Today’s long post is a guest shot from my old friend Lee Poague.
Lee is a consummate movie buff, author of numerous books on Frank Capra, Alfred Hitchcock, Susan Sontag and others…you can see a list here.
Many of the era’s screwball comedies featured cross-class romances, often a down-on-his-middle-class-luck male matched with a head-strong if erotically-befuddled heiress.
multiplies the possible pairings (Hepburn has three suitors, among them her alcoholic ex-husband) and takes any number of Freudian and Shakespearean chances in ruminating on what it means to be a “first class human being.” The importance of casting can be seen in the relative slackness of the film’s mostly agreeable musical 1950s remake, can be seen as Hitchcock’s definitive effort both to capitalize upon and to erase this expectation via the infamous lead-killing shower murder, which occurs strikingly early in the story.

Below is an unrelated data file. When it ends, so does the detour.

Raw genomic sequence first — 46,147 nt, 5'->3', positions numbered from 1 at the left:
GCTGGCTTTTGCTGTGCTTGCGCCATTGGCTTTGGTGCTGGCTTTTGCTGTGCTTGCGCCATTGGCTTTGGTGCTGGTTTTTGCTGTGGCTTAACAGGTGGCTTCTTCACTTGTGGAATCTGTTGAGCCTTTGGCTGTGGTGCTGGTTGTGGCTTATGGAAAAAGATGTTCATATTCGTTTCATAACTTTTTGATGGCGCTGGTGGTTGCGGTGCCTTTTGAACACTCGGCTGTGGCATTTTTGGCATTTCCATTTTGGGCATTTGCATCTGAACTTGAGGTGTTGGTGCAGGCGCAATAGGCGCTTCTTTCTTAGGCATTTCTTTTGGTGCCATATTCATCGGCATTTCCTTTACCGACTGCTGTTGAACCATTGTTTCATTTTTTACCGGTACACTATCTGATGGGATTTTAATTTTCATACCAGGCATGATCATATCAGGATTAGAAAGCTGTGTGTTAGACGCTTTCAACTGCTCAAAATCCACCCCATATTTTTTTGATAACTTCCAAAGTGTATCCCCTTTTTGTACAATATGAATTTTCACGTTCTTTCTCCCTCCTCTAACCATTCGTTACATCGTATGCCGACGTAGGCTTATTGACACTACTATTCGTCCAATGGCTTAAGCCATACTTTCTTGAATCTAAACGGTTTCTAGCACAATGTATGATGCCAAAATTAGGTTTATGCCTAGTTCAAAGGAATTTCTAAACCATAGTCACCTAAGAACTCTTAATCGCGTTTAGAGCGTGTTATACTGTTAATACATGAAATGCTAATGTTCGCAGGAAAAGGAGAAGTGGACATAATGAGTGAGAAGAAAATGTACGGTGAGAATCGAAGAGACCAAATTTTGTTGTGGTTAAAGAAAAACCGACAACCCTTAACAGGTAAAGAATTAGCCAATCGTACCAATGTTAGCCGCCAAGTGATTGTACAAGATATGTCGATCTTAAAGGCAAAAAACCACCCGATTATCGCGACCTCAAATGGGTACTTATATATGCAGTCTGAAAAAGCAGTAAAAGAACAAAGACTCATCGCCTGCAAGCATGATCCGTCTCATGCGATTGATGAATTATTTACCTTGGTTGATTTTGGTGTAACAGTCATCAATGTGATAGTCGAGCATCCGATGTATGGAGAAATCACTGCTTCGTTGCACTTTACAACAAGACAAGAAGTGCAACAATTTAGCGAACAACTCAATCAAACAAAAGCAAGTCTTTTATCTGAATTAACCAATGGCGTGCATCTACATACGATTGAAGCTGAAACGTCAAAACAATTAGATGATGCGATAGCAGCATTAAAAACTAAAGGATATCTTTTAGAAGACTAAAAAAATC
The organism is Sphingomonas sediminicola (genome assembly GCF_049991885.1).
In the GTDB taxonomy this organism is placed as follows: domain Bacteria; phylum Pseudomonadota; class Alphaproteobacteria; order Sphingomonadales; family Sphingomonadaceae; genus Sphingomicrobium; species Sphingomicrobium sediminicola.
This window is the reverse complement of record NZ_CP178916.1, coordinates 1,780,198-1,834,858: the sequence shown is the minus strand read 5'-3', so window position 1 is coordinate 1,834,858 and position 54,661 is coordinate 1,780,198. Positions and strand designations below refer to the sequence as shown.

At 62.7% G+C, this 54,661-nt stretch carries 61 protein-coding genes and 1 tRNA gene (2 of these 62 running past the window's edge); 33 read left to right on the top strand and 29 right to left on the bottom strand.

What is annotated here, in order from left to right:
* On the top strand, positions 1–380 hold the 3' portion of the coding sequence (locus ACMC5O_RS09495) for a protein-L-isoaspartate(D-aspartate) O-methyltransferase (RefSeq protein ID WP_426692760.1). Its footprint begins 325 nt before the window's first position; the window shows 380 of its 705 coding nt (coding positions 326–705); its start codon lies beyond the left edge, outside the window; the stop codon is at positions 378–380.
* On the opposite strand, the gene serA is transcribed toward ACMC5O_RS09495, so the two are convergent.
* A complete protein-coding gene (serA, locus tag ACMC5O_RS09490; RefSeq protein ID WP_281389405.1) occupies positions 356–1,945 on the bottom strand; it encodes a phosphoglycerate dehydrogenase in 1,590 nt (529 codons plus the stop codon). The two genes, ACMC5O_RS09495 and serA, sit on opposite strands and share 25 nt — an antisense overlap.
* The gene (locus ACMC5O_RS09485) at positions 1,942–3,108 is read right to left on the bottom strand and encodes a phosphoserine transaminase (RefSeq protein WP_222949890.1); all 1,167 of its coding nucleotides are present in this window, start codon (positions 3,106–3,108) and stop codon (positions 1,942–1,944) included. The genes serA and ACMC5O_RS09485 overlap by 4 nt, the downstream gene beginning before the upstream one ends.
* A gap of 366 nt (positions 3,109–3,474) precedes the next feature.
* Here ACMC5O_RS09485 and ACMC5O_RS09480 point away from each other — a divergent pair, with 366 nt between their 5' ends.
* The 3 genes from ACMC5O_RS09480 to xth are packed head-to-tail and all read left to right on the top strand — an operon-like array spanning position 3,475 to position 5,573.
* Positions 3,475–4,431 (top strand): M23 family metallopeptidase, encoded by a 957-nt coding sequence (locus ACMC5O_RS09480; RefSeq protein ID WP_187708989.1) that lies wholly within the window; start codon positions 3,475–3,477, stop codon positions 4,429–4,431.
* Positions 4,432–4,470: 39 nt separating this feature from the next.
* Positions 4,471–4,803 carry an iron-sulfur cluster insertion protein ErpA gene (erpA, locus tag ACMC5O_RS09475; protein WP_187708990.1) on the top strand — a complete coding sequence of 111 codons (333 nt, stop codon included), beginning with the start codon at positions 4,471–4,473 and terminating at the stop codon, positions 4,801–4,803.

Though the political allegory leaves the master/slave class structure ominously intact, the psychological extravagance of the Oedipal plot, and of Lang’s architectural treatment of its flows and surges, verges on hysteria if not ecstasy.